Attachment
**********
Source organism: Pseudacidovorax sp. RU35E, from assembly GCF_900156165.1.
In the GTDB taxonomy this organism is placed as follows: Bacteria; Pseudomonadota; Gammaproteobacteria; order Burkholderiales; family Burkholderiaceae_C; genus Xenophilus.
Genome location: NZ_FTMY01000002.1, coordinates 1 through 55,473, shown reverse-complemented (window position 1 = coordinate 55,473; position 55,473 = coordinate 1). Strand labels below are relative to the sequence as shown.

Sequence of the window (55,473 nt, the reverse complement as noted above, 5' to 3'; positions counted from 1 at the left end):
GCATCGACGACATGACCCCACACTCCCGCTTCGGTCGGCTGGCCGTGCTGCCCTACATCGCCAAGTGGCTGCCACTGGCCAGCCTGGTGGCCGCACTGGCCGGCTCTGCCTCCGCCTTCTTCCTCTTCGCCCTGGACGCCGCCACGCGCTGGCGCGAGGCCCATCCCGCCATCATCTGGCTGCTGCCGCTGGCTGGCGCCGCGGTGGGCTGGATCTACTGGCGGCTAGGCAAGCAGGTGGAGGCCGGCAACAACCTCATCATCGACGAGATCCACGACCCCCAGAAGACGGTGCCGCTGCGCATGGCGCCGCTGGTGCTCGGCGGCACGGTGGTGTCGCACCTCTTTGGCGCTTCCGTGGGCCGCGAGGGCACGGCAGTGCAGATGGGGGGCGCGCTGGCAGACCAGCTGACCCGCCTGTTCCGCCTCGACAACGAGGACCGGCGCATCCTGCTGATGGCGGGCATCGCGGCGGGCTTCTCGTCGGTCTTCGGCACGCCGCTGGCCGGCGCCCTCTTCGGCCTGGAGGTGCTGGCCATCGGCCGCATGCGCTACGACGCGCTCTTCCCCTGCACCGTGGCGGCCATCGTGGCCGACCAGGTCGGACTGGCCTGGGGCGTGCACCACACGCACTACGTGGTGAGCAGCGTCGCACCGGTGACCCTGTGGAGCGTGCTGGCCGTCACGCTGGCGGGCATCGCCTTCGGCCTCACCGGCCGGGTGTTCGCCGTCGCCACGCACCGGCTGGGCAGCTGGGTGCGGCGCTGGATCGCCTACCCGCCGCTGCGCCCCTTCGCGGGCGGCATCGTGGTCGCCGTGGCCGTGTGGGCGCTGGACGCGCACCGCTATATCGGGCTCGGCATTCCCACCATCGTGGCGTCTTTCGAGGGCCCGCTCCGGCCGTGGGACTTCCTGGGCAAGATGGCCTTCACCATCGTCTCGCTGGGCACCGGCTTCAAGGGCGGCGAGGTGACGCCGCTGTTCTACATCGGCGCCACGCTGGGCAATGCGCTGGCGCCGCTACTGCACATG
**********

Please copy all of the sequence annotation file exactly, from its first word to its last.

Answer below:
Source organism: Pseudacidovorax sp. RU35E, from assembly GCF_900156165.1.
In the GTDB taxonomy this organism is placed as follows: Bacteria; Pseudomonadota; Gammaproteobacteria; order Burkholderiales; family Burkholderiaceae_C; genus Xenophilus.
Genome location: NZ_FTMY01000002.1, coordinates 1 through 55,473, shown reverse-complemented (window position 1 = coordinate 55,473; position 55,473 = coordinate 1). Strand labels below are relative to the sequence as shown.

Sequence of the window (55,473 nt, the reverse complement as noted above, 5' to 3'; positions counted from 1 at the left end):
GCATCGACGACATGACCCCACACTCCCGCTTCGGTCGGCTGGCCGTGCTGCCCTACATCGCCAAGTGGCTGCCACTGGCCAGCCTGGTGGCCGCACTGGCCGGCTCTGCCTCCGCCTTCTTCCTCTTCGCCCTGGACGCCGCCACGCGCTGGCGCGAGGCCCATCCCGCCATCATCTGGCTGCTGCCGCTGGCTGGCGCCGCGGTGGGCTGGATCTACTGGCGGCTAGGCAAGCAGGTGGAGGCCGGCAACAACCTCATCATCGACGAGATCCACGACCCCCAGAAGACGGTGCCGCTGCGCATGGCGCCGCTGGTGCTCGGCGGCACGGTGGTGTCGCACCTCTTTGGCGCTTCCGTGGGCCGCGAGGGCACGGCAGTGCAGATGGGGGGCGCGCTGGCAGACCAGCTGACCCGCCTGTTCCGCCTCGACAACGAGGACCGGCGCATCCTGCTGATGGCGGGCATCGCGGCGGGCTTCTCGTCGGTCTTCGGCACGCCGCTGGCCGGCGCCCTCTTCGGCCTGGAGGTGCTGGCCATCGGCCGCATGCGCTACGACGCGCTCTTCCCCTGCACCGTGGCGGCCATCGTGGCCGACCAGGTCGGACTGGCCTGGGGCGTGCACCACACGCACTACGTGGTGAGCAGCGTCGCACCGGTGACCCTGTGGAGCGTGCTGGCCGTCACGCTGGCGGGCATCGCCTTCGGCCTCACCGGCCGGGTGTTCGCCGTCGCCACGCACCGGCTGGGCAGCTGGGTGCGGCGCTGGATCGCCTACCCGCCGCTGCGCCCCTTCGCGGGCGGCATCGTGGTCGCCGTGGCCGTGTGGGCGCTGGACGCGCACCGCTATATCGGGCTCGGCATTCCCACCATCGTGGCGTCTTTCGAGGGCCCGCTCCGGCCGTGGGACTTCCTGGGCAAGATGGCCTTCACCATCGTCTCGCTGGGCACCGGCTTCAAGGGCGGCGAGGTGACGCCGCTGTTCTACATCGGCGCCACGCTGGGCAATGCGCTGGCGCCGCTACTGCACATG